With two touchdowns in the last three games, Ben Koyack is quietly emerging as a legitimate offensive threat for Notre Dame. While his season stats will not turn many heads, Koyack’s emergence does something more important for the Irish than filling up the stat sheet—it allows the offense to use more multiple tight end formations.
As I have previously written, multiple tight end formations create mismatches that defenses cannot easily counter with changes in personnel or formation. Linebackers are generally too slow to cover tight ends, and defensive backs generally lack the physicality to cover them. As a result, defensive coordinators constantly face a double bind. On one hand, if they use base personnel (e.g., 4-3 or 3-4), the defense is vulnerable to the pass. On the other hand, if they substitute to a nickel package, the defense is vulnerable to the run.
In addition to creating mismatches, using multiple tight ends can disguise the offense’s intention (whether run or pass) and limit the need for substitution. A personnel grouping consisting of one running back, two tight ends and two receivers (12 personnel) could indicate power run just as easily as it could indicate a pass with five eligible receivers. If the tight ends are legitimate blockers and receiving threats, the offense can effectively line up in or motion to just about any formation imaginable.
Let’s look at some examples of the Irish using multiple tight ends against Air Force.
This first play is a good example of how having two tight ends can create mismatches in the passing game.
Notre Dame lines up with tight ends Ben Koyack and Troy Niklas to the boundary and receivers Davaris Daniels and T.J. Jones to the field. Air Force has a single-high safety, which is usually a good indicator that the defense is playing Cover 1 or Cover 3. When facing a single-high safety, the Irish will often use wheel routes like the one Koyack will run on this play.
The 6-5, 253 lb Koyack ends up isolated against 6-2, 230 lb linebacker Jared Jones. Niklas’ seam route holds the safety and cornerback long enough for Tommy Rees to hit Koyack in the end zone. Air Force has to pick its poison: cover Koyack with two defenders or cover Niklas with two. Either way, the Irish will have a favorable one-on-one matchup for one of the tight ends.
While the first play illustrated how multiple tight ends can create mismatches in the passing game, the next play illustrates how they can aid the power run game.
Notre Dame lines up in a Pistol formation with Koyack and Niklas in-line to the left side. Although Air Force has eight defenders in the box, Rees will motion James Onwualu in tight to control the Sam linebacker and get an extra blocker at the point of attack. With an extra tight end and the backside guard pulling on the Power O, the offense will actually have a numbers advantage to the playside.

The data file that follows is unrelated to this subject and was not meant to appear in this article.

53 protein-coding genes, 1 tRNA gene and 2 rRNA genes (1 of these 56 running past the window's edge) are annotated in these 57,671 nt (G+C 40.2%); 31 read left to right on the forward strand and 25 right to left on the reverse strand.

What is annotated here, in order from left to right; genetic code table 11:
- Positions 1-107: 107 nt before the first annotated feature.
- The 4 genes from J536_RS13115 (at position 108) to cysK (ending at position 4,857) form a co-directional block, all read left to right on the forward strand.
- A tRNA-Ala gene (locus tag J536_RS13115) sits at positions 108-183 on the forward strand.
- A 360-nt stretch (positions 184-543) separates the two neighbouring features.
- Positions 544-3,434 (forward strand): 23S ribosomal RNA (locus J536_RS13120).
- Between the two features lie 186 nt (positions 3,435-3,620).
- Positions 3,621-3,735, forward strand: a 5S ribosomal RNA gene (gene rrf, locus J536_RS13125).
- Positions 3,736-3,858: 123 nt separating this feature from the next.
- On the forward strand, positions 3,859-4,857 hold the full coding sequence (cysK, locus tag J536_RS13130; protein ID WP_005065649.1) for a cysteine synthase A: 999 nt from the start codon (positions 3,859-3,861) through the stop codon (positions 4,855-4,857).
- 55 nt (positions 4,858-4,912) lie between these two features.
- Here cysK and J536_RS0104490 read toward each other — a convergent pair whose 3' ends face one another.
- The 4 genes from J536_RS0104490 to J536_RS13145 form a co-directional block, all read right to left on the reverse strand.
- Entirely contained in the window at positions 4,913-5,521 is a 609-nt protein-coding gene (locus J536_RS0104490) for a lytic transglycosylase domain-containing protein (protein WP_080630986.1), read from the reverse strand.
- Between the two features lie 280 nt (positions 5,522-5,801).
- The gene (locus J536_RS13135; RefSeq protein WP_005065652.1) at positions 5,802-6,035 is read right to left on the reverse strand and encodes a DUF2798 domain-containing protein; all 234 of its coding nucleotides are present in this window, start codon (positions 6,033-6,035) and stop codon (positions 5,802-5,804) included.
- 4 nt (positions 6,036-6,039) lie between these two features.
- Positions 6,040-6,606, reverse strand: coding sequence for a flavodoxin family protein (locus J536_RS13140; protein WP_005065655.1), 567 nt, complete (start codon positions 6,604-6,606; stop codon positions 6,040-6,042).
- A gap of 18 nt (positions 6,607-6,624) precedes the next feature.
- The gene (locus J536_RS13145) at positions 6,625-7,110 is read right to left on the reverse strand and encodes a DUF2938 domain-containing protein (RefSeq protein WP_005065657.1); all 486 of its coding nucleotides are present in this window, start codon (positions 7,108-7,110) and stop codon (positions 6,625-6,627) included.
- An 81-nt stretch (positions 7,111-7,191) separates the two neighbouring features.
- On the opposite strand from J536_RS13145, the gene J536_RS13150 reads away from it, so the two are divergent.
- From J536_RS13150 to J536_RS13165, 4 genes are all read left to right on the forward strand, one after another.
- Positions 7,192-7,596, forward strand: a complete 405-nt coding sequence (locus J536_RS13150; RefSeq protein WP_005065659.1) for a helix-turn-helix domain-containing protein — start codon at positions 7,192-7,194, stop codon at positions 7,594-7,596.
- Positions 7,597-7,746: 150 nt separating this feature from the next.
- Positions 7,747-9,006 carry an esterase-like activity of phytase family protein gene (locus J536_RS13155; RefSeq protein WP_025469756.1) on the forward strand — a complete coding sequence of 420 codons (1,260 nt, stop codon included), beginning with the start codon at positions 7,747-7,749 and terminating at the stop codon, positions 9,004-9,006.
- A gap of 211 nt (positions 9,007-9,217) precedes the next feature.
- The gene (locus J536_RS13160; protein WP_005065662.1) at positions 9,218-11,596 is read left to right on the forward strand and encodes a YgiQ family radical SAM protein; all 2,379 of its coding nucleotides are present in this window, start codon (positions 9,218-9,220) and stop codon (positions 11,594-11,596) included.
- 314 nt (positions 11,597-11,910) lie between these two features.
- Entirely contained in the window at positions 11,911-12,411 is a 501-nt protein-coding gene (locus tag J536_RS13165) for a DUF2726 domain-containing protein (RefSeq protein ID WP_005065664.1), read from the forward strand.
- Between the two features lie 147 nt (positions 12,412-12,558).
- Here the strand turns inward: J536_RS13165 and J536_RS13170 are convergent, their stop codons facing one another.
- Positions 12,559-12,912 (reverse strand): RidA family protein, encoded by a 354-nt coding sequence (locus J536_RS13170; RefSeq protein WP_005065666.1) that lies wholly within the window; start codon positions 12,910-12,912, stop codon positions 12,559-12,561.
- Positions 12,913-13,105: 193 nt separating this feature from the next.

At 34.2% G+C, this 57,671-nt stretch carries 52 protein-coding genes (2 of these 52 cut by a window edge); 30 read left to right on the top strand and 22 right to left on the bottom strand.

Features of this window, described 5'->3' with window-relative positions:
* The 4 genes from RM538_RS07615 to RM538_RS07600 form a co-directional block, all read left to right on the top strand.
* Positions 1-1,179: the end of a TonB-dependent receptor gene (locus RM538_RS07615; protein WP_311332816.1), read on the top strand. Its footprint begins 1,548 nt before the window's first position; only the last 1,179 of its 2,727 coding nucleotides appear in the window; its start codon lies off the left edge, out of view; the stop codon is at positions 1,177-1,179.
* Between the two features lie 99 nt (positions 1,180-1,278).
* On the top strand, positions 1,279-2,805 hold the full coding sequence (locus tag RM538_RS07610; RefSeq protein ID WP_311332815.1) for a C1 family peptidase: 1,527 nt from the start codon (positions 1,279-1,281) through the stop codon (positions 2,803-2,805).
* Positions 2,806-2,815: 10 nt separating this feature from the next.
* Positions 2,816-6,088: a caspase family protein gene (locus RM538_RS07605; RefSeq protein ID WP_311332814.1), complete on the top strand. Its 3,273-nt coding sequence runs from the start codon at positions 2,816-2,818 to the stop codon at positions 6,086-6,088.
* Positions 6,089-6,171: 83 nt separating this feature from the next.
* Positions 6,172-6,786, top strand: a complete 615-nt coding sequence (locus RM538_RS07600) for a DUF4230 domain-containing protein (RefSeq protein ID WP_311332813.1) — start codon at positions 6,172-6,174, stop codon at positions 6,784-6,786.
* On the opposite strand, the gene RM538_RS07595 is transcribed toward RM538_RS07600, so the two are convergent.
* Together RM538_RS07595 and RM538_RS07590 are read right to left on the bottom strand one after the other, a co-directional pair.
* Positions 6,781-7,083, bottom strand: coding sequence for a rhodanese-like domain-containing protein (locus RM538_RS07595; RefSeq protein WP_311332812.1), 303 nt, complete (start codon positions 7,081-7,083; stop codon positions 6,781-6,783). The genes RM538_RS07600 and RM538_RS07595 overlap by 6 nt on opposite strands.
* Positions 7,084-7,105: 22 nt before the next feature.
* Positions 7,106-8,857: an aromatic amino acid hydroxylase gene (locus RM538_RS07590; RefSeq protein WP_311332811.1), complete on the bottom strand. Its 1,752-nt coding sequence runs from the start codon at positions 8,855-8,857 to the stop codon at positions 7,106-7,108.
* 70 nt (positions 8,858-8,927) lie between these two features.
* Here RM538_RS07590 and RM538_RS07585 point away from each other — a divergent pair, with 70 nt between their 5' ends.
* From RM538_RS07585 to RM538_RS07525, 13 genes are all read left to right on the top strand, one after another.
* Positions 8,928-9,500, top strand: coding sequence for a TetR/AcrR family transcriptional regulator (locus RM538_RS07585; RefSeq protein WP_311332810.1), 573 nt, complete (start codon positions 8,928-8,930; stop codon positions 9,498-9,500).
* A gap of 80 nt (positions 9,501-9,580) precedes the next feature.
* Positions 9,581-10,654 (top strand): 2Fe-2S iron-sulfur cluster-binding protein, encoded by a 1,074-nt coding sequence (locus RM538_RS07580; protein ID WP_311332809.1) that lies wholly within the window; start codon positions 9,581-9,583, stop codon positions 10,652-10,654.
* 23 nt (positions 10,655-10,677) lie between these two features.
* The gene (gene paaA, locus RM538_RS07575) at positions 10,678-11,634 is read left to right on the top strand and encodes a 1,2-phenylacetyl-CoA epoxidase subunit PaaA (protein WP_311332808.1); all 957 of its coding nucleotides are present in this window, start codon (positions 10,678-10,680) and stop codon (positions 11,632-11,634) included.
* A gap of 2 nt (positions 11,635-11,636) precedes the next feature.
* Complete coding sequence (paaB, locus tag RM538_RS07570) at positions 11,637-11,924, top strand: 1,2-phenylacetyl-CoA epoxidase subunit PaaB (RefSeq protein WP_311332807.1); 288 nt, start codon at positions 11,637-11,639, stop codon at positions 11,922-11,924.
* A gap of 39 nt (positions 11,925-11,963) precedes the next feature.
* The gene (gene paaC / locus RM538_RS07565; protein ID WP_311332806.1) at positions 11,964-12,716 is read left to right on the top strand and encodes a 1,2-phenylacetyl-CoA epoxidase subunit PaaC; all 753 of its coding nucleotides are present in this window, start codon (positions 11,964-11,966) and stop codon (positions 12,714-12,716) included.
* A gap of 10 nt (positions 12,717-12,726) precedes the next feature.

The entire left side of Notre Dame’s line, including Koyack and Niklas, down block and almost push the Falcon defensive line to the far side of the hash mark. Cam McDaniel gets through the hole quickly for a nice gain.
Finally, the video below illustrates how easily a multiple tight end offense can shift from a power formation to a spread formation without changing personnel. Notre Dame opened the second quarter facing a 3rd and 2. With the Irish lining up in the Pistol formation and 12 personnel, the Falcons sub in what appear to be run-stopping defenders. As the new defensive personnel run onto the field, Rees changes the play and empties the backfield.
The line gives Rees plenty of time to find an open receiver. Jones eventually breaks open down the sideline for a big gain on 3rd and short. The Irish were able to give Air Force a power look and ultimately send five receivers out on patterns. Neither tight end was targeted on this play, but having two tight ends on the field was at least partially responsible for the defense bringing in run-stopping defenders.
Brian Kelly noted that the increased use of two tight ends in recent weeks has resulted in more consistency on offense. If Koyack continues to be a reliable blocker and receiver, look for multiple tight end formations to be a significant part of the offense moving forward.
- Purdue Review: Using the “Slash” Concept in the Red Zone - September 14, 2014
- Rice Review: A Look at the “Pistol Zeer” - August 31, 2014
- Irish Archives: “Comeback” out of the “Rip” Formation - July 9, 2014